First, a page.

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are suspended from upright stanchions, each by four springs of the kin M. Lefort proposed as a substitute for the rubber rings introduced b Dr. Harris, which rendered such good service in America and in Ge

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many. The sanitary train illustrated by these models was constructed at Frankfurt-on-the-Oder. Sets of drawings of a complete hospita railway train accompanied the models. The directors also exhibited a model of a litter with arm iests.

Mr. N. Plambeck, of Hamburg, exhibited a model of a freight ca converted to hospital purposes. This system, which has been described by Staff Surgeon Löwer (Deutsche Militairärztliche Zeitschrift, 1872, B I, S. 143), rendered most efficient service during the Franco-German war. A train would leave Hamburg consisting of a passenger car for the surgeons and attendants, and three or four box freight cars filled with litters, bedding, stoves, fuel, cooking and eating utensils, provis ions, chests of bandages and appliances, and medicines, supplies ade

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quate for a hundred and sixty patients. At the seat of war empty freight cars that had carried forward ammunition and supplies would be found and hastily fitted up to serve as hospitals. Eight litters were usually placed in a car. (Fig. 12.) Six, in two tiers, occupied one side of the car, and two were placed on the other. The wide side door af forded easy ingress to patients borne on litters. The upper tiers of lit

ters were suspended by the claw (Fig. 13) devised by Mr. Hennicke. The lower litters hung by springs from wooden frames. The arrangement is by no means the best that can be devised, but it is of ready application, and under good supervision proved a most valuable means of improvising comfortable accommodation for the sick and gravely onded. Numerous publications, for the most part well known, on sanitary appliances and on the Geneva Convention, were sent with the

FIG. 13.-Hennicke's claw and spring for suspending litters.

e's self" Schaafhausen manual.

German exhibits. There was also exhibited by Her Majesty the Emress of Germany a sample of the case carried by each German officer d soldier on campaign, containing an assortment of Esmarch's pri nary dressings, scissors, finger cots, &c., with a copy the little "Help In the Austrian section, pure sulphuric ether was sent by Pollok, of Tena: trusses by Hamerli, of Funfkirchen, Hungary; plaster of Paris facture dressings, by A. Zaigmondy, of Vienna; artificial teeth by Berghammer, of Vienna, and Port, of Kiansenberg, Hungary; and Dr. Alam Politzer, of Vienna, sent an exquisite series of anatomical demonstrations of the ear, which I was glad to learn was acquired by the eam of the College of Physicians, of Philadelphia, and retained in The display of surgical instruments and appliances in the Italian exbe a was meager. Morreale, or Palermag, exhibited an acqua enox among the pharmaceutical preparations; Menici, of Livorno, an alid bed, "macchina per sollevare i malati”; Papini, of Florence, a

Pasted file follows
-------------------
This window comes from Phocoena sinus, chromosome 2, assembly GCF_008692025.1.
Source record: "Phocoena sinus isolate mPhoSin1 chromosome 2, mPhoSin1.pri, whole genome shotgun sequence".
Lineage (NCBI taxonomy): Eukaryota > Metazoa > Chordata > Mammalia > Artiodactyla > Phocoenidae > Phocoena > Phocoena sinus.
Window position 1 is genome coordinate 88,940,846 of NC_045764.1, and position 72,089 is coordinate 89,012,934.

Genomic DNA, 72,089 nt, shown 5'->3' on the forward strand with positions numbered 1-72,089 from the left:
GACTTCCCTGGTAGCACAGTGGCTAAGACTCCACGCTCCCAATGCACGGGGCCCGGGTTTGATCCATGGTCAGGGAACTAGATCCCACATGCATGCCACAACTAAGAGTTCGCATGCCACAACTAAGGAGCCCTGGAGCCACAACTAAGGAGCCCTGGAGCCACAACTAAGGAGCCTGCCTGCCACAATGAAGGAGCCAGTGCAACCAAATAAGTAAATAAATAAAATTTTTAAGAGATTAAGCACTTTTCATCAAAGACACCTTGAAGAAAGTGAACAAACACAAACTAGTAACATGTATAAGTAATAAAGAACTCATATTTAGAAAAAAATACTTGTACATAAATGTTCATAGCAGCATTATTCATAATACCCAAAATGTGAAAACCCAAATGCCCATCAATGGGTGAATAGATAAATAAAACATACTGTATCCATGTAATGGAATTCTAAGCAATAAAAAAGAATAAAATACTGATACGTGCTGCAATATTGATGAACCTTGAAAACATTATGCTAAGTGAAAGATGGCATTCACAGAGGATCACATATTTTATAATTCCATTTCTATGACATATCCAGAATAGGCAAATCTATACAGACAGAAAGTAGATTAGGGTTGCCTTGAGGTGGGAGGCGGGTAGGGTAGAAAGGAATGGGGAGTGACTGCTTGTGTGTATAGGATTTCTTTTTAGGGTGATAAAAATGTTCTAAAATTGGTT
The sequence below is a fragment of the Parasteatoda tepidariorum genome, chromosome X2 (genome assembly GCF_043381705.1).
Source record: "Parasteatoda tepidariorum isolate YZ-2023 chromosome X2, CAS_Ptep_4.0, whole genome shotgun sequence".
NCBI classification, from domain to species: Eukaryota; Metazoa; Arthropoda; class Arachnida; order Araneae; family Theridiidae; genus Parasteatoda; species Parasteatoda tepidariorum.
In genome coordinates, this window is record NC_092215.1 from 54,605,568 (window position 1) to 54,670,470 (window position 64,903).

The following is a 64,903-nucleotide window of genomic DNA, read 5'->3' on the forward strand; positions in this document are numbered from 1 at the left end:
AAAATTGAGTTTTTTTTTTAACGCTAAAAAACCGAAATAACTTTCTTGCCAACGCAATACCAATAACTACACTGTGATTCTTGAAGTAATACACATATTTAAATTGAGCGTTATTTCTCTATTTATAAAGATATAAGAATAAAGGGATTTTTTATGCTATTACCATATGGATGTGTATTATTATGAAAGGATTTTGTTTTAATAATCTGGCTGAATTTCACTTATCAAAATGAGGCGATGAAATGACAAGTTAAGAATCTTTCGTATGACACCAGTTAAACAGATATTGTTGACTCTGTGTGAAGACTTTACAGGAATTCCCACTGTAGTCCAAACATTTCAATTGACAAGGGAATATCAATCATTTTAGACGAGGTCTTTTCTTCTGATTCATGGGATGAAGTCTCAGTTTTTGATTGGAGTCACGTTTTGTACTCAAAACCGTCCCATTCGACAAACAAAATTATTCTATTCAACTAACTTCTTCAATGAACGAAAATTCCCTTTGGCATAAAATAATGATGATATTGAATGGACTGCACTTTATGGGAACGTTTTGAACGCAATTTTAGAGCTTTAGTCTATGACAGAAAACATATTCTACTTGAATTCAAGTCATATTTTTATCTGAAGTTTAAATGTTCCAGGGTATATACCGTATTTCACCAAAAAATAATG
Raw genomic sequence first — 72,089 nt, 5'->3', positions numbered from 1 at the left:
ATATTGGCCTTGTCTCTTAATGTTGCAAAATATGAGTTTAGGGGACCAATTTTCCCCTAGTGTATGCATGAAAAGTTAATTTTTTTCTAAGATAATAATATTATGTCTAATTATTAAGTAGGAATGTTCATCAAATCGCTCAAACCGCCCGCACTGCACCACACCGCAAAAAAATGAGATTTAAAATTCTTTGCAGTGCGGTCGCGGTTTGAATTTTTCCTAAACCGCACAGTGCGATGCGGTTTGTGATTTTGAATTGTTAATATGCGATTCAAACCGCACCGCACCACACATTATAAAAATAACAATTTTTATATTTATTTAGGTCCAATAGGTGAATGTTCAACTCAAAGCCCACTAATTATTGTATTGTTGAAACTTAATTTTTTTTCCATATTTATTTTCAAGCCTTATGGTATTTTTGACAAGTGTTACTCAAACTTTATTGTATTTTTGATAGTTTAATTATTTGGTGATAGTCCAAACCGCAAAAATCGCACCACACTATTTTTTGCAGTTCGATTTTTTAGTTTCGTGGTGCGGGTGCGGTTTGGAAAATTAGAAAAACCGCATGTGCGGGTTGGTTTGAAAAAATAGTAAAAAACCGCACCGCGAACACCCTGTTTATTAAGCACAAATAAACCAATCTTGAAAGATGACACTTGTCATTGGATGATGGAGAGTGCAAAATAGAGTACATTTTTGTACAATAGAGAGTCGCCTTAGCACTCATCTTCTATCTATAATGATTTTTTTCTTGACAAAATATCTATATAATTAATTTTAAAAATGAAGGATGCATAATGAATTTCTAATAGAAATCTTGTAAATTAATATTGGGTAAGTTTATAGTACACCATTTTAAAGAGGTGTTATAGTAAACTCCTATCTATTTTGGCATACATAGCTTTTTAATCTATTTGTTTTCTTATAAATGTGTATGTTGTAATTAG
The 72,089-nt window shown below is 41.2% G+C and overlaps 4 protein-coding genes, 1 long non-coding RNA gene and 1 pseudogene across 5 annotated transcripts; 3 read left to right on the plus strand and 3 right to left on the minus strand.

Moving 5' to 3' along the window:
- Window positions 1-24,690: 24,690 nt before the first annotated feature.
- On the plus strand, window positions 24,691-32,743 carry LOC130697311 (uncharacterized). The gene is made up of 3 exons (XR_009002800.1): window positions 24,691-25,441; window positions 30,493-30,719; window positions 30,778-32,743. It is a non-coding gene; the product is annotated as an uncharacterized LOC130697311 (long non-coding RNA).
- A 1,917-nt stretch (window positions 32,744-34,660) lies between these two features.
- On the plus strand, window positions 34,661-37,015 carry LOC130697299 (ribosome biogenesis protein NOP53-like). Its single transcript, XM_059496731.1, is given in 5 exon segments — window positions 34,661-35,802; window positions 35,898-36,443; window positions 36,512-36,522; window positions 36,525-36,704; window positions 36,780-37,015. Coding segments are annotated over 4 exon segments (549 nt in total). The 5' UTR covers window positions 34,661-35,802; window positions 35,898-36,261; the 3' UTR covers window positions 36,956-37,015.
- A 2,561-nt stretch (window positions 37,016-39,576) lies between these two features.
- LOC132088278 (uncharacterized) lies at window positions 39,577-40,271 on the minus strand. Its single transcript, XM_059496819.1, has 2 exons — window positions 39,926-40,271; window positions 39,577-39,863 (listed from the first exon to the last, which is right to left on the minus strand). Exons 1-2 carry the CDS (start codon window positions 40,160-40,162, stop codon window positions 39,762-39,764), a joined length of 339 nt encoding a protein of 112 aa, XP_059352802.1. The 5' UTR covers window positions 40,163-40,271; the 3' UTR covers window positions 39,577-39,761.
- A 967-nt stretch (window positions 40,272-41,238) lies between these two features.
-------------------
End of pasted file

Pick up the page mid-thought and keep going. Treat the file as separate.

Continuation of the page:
this country.

8: Bernabei, of Rome,

a of Milan, a collection of surgical instruments, comprising those ed in general surgery, and those for ophthalmic operations, a series that had been honored by medals at Naples and Milan, and by a medal f merit at the Vienna Exhibition of 1873. Gramignani, of Ancona, Testi, of Bologna, and Sirletti, of Rome, sent dental implements and artificial teeth. Nothing was found in this section suggestive of im

an enema syringe; and the Cavaliero Gen

provement upon well-known patterns.

are suspended from upright stanchions, each by four springs of the kind M. Lefort proposed as a substitute for the rubber rings introduced by Dr. Harris, which rendered such good service in America and in Ger

[graphic][merged small]

many. The sanitary train illustrated by these models was constructed at Frankfurt-on-the-Oder. Sets of drawings of a complete hospital railway train accompanied the models. The directors also exhibited a model of a litter with arm iests.

Mr. N. Plambeck, of Hamburg, exhibited a model of a freight car converted to hospital purposes. This system, which has been described by Staff Surgeon Löwer (Deutsche Militairärztliche Zeitschrift, 1872, B. I, S. 143), rendered most efficient service during the Franco-German war. A train would leave Hamburg consisting of a passenger car for the surgeons and attendants, and three or four box freight cars filled with litters, bedding, stoves, fuel, cooking and eating utensils, provisions, chests of bandages and appliances, and medicines, supplies ade